Effects of low intensity treadmill exercise during cancer cachexia in the male tumor bearing mouse

UNCG Author/Contributor (non-UNCG co-authors, if there are any, appear on document)
Louisa Tichy (Creator)
The University of North Carolina at Greensboro (UNCG )
Web Site: http://library.uncg.edu/
Traci Parry

Abstract: Cancer cachexia is a complex metabolic wasting syndrome that affects up to 80% of cancer patients and results in death in up to one-third of cancer patients. It is characterized by extreme, progressive skeletal muscle loss, cardiac dysfunction, as well as an abnormal metabolism. While research is growing in this field, there are still no clear diagnostic criteria or treatments for this condition and the mechanisms of cancer cachexia-associated muscle wasting are not well understood. Cancer cachexia remains an untreated condition with irreversible effects, poor prognosis of survival and a significantly reduced quality of life. Therefore, a great need exists to better understand this disease as well as possible treatment interventions. Research has shown that exercise interventions as part of cancer treatment have the potential to attenuate cachexia-associated muscle loss, inhibit tumor growth and improve quality of life. Most aerobic exercise interventions are easily accessible and affordable for cancer patients. Many questions remain regarding the most effective timing, extent, and intensity of exercise as a protective measure against cancer cachexia. Therefore, it is necessary to determine the effectiveness of different types and intensities of exercise to be able to develop a suitable exercise treatment to be used in conjunction with chemotherapy and nutritional interventions. Specifically, the effect of low intensity aerobic exercise as a treatment intervention needs to be assessed, as most cancer patients experience a lack of energy, physical fitness, self-esteem, and reduced quality of life, making it difficult for them to participate in high-intensity exercise. Therefore, the purpose of this study was to determine if low intensity treadmill exercise can act as a protective measure and treatment intervention against cancer cachexia in the male tumor bearing mouse. To test this, 28 male mice were randomly selected and separated into four groups: sedentary non-tumor bearing (SED+NT; n=7), sedentary tumor bearing (SED+T; n=7), low intensity treadmill exercised non-tumor bearing (TM+NT; n=7), and low intensity treadmill exercised tumor bearing (TM+T; n=7). Mice were injected with tumor cells (T group; 5x105 LLC cells in flank) or remained non-tumor bearing (NT) for 4 weeks. During the 4 weeks, mice underwent a low intensity treadmill exercise training protocol (TM) or remained sedentary (SED). To examine the protective effects of exercise, grip strength, echocardiography, and tumor evaluations were taken at baseline and 4-week time points. Gastrocnemius, heart, and tumor tissues were collected 24 hours after the last exercise session of the protocol for further analyses. To better understand the molecular mechanisms and influence of autophagy behind cancer cachexia and exercise, Western Blotting and autophagic flux analyses were performed on these tissues. SED+T mice exhibited the worst skeletal muscle function (grip strength: -23%) and cardiac function (fractional shortening: -8%) compared to all other groups, whereas TM+T mice showed a preservation of grip strength (-15%) and fractional shortening (-5%). Additionally, TM+T mice exhibited significantly smaller tumor masses and volumes (P < 0.05) compared to the SED+T group. Protein expression analysis via Western Blotting as well as autophagic flux analysis indicated potential influence of exercise on regulating autophagy, which is involved in regulating homeostasis between protein synthesis and degradation. The data indicate potential effects of low intensity treadmill exercise on preserving muscle function and stunting tumor growth in cachectic mice. Low intensity exercise may be an effective and accessible treatment intervention for cancer patients. This information is crucial in understanding the significance of exercise in cancer patients and elucidating the importance of timing and intensity of exercise as a protective measure against the detrimental effects of cancer cachexia.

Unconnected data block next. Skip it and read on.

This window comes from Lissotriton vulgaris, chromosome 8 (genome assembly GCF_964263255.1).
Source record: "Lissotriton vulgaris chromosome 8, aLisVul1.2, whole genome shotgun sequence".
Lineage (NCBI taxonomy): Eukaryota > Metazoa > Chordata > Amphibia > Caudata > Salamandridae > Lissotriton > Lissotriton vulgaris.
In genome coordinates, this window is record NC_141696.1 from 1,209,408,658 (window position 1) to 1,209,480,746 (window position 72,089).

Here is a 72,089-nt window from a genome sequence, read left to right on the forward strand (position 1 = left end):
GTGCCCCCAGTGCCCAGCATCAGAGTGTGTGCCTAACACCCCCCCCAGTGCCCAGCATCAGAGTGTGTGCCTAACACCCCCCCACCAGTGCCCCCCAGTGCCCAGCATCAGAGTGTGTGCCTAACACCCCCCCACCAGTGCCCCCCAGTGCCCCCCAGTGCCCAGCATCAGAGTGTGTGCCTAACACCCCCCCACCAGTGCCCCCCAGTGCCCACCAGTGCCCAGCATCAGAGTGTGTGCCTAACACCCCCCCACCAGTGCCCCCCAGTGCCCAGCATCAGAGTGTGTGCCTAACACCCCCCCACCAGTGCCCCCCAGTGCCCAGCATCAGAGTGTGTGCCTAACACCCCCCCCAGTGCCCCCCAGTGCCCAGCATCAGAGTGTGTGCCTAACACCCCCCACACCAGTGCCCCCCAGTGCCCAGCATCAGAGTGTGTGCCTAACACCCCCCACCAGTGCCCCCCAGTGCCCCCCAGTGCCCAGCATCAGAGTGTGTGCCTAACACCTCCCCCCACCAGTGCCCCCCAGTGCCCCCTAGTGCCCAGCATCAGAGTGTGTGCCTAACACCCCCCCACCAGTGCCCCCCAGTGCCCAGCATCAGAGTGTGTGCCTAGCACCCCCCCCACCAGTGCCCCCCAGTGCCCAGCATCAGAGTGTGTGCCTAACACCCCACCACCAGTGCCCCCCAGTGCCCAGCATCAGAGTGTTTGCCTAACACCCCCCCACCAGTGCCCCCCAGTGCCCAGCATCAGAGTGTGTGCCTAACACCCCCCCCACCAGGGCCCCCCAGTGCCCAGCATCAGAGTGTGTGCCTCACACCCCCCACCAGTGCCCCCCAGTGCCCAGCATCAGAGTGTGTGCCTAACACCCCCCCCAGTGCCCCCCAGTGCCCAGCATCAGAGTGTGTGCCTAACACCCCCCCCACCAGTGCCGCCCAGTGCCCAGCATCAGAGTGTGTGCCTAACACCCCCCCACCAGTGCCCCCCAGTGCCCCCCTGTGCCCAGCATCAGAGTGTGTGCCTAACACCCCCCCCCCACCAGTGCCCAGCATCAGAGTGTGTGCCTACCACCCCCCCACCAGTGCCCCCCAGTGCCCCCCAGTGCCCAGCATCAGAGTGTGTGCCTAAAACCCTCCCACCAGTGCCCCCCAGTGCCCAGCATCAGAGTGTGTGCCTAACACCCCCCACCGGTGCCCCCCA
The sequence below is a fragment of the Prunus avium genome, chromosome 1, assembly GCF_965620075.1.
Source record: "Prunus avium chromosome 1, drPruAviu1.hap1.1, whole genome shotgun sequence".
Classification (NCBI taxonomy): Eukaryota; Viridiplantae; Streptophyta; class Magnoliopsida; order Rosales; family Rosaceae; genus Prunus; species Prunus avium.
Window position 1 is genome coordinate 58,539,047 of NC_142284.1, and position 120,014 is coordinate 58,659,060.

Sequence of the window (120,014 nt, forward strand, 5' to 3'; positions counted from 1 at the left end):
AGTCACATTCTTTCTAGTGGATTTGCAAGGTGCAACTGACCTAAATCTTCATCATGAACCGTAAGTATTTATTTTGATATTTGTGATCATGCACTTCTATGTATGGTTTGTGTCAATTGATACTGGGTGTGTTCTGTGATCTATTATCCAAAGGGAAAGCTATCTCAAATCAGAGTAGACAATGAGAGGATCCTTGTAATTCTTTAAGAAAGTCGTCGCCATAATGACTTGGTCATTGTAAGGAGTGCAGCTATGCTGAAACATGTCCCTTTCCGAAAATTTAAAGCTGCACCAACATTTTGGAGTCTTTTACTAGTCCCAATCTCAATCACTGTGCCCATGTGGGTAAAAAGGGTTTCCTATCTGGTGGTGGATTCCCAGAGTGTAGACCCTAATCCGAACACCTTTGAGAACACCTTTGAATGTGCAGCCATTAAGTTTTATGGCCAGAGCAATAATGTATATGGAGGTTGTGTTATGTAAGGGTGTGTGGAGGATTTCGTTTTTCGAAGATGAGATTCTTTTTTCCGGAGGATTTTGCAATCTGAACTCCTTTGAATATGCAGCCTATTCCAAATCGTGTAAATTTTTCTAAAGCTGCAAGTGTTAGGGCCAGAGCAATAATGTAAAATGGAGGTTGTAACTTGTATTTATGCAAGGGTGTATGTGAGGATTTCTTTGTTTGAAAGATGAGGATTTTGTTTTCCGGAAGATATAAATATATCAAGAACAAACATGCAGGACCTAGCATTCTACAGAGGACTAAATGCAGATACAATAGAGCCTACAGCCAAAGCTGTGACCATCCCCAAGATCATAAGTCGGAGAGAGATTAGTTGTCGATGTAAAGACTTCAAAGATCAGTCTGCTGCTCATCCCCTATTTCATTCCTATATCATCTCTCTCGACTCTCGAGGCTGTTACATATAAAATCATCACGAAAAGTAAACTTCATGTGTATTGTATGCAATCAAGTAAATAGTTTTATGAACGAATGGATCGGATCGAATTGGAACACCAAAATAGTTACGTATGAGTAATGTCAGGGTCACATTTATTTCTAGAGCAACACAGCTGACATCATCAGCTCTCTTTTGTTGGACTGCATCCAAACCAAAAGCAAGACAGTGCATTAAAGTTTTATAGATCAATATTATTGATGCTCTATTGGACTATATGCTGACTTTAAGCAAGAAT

Additional Information

Language: English
Date: 2022
Autophagy, Cancer, Cancer Cachexia, Exercise, Muscle Wasting, Tumor
Cancer $x Exercise therapy
Aerobic exercises

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